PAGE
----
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Carrie Lam Cheng Yuet-ngor, Hong Kong's former chief secretary.
Politics

Trio of hopefuls vie for top Hong Kong post

Pro-Beijing candidate Carrie Lam seen with big lead

HONG KONG -- The race for Hong Kong's highest office is shaping up as a three-way scuffle pitting a Beijing favorite against two liberals as the mainland's growing involvement puts the city's autonomy into question.

The chief executive is chosen by a roughly 1,200-member election committee that includes business leaders from various industries. More than 800 this year support the mainland government, while a record 325 fall into the democratic camp.

Candidates must be nominated by at least 150 committee members to qualify for the final vote. Former Chief Secretary Carrie Lam Cheng Yuet-ngor submitted 579 nominations, equivalent to about 70% of the pro-Beijing bloc, on Tuesday -- the day before the deadline.

Her lead owes largely to backing from the mainland's liaison office here. Zhang Dejiang, who chairs the Standing Committee of the National People's Congress and is the mainland government's No. 3 official, had also met with leaders of pro-China groups here in early February. Lam is the sole candidate supported by the central government, he said at the event in the mainland's Guangdong Province.

Former Financial Secretary John Tsang Chun-wah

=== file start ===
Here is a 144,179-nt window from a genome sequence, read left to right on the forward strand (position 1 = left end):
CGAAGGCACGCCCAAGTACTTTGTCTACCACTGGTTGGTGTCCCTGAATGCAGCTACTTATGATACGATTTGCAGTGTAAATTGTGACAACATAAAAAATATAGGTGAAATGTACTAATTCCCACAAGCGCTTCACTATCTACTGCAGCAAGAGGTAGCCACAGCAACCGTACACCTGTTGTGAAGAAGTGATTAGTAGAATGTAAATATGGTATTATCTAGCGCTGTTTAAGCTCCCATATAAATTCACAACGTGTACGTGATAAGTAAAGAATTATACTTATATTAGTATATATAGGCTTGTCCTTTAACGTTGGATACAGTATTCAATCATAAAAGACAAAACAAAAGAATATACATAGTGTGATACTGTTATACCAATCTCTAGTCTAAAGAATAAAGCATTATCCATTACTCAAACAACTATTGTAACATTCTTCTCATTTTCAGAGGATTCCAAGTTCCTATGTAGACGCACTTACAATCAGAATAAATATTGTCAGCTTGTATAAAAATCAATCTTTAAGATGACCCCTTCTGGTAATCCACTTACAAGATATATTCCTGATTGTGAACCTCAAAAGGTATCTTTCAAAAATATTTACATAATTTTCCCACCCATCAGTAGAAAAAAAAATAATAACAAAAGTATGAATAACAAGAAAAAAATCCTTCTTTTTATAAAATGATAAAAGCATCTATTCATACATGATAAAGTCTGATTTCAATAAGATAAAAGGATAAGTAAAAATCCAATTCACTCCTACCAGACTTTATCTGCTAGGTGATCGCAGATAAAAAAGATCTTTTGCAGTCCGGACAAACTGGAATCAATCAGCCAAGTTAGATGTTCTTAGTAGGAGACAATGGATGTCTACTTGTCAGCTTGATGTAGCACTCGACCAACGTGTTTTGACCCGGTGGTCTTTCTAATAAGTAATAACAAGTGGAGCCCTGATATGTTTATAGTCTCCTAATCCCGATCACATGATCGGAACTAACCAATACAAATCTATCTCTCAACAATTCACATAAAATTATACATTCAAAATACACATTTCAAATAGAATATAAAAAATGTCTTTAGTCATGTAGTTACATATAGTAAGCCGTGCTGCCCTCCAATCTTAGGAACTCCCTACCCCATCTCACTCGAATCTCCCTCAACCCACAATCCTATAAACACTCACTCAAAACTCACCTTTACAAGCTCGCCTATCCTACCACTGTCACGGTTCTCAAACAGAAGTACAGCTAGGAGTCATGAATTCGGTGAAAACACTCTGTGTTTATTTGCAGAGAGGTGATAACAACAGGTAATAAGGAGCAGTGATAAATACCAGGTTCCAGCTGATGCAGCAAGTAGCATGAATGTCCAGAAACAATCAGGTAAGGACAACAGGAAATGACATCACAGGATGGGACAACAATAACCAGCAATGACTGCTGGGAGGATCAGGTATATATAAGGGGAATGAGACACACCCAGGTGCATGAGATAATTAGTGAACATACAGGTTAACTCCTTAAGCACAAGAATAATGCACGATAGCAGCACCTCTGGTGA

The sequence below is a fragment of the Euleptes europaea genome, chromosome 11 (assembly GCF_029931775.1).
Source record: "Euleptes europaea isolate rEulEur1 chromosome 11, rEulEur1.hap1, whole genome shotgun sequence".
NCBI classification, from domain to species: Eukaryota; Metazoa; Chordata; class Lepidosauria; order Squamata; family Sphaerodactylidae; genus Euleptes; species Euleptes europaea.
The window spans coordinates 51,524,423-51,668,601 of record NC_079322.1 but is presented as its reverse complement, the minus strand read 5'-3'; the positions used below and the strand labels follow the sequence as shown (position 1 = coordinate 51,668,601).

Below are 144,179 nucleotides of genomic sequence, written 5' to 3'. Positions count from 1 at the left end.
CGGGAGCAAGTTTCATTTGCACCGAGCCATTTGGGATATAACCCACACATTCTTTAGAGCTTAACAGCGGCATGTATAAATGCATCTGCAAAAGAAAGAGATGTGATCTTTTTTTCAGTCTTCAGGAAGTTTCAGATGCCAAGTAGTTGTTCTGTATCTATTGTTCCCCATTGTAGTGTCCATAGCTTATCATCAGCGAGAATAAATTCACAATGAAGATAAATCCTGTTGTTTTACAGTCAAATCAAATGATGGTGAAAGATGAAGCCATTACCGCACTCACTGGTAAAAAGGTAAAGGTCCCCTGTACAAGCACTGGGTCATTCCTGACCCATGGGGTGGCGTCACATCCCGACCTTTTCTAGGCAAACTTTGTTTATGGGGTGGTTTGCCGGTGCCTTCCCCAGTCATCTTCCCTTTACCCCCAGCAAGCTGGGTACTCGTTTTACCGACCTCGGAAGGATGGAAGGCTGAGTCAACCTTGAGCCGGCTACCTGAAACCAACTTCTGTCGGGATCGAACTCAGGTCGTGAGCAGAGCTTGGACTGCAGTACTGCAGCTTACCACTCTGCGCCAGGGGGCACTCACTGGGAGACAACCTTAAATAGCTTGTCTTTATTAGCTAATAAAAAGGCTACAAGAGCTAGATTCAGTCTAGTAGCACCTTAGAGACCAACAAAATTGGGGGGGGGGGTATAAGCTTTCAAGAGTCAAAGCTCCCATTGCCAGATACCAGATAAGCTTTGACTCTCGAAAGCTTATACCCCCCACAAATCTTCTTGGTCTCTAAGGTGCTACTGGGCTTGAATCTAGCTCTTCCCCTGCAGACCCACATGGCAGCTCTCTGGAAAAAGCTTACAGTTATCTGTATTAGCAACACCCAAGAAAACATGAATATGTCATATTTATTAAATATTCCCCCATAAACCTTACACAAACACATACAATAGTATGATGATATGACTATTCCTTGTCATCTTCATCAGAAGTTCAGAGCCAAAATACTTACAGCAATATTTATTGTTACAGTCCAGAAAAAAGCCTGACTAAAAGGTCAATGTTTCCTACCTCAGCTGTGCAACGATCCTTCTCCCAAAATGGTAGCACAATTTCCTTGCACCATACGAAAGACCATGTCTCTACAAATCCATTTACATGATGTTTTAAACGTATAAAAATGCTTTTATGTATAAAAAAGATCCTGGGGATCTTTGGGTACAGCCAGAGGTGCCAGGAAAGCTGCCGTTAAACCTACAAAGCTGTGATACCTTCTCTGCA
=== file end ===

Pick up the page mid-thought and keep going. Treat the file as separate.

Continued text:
But the front-runner is also viewed as cold-hearted in certain circles, especially given her refusal to engage with student activists asking for democratic elections during the Umbrella Movement of 2014. She does not see the time as ripe for direct election of the chief executive and has little support within the democratic camp.

One of Lam's rivals, John Tsang Chun-wah, served as financial secretary for nine and a half years. He is also close to Liu He, a key economic adviser to Chinese President Xi Jinping. Tsang is making efforts to communicate with voters through Facebook, and opinion polls show he has greater support than Lam among the Hong Kong public.

Tsang, whose campaign promises include restarting the debate on direct elections, drew just 35 nominations from the pro-Beijing and independent committee members due to obstructionism by China's liaison office in Hong Kong. He has qualified for the final vote, with 125 total nominations.

But many even in his own camp oppose Tsang, who insists on the need for legislation restricting acts of sedition and subversion against Beijing. More than half of democratic committee members nominated retired judge Woo Kwok-hing, who argues for upholding the rule of law forming a core tenet of the "one country, two systems" principle.

Woo Kwok-hing, a retired judge.

Xi could meet with Hong Kong envoys during the National People's Congress in Beijing this March and voice his views on the race for chief executive, the Ming Pao news outlet here reports, citing a source in the mainland government. Some supporters of the mainland have not taken a clear stance on the Hong Kong election, unsure of what Xi wants.

The final vote is anonymous, and committee members do not necessarily vote for their nominees. If nobody wins at least 601 votes in the first attempt, the top two candidates will face off against each other in a second round.

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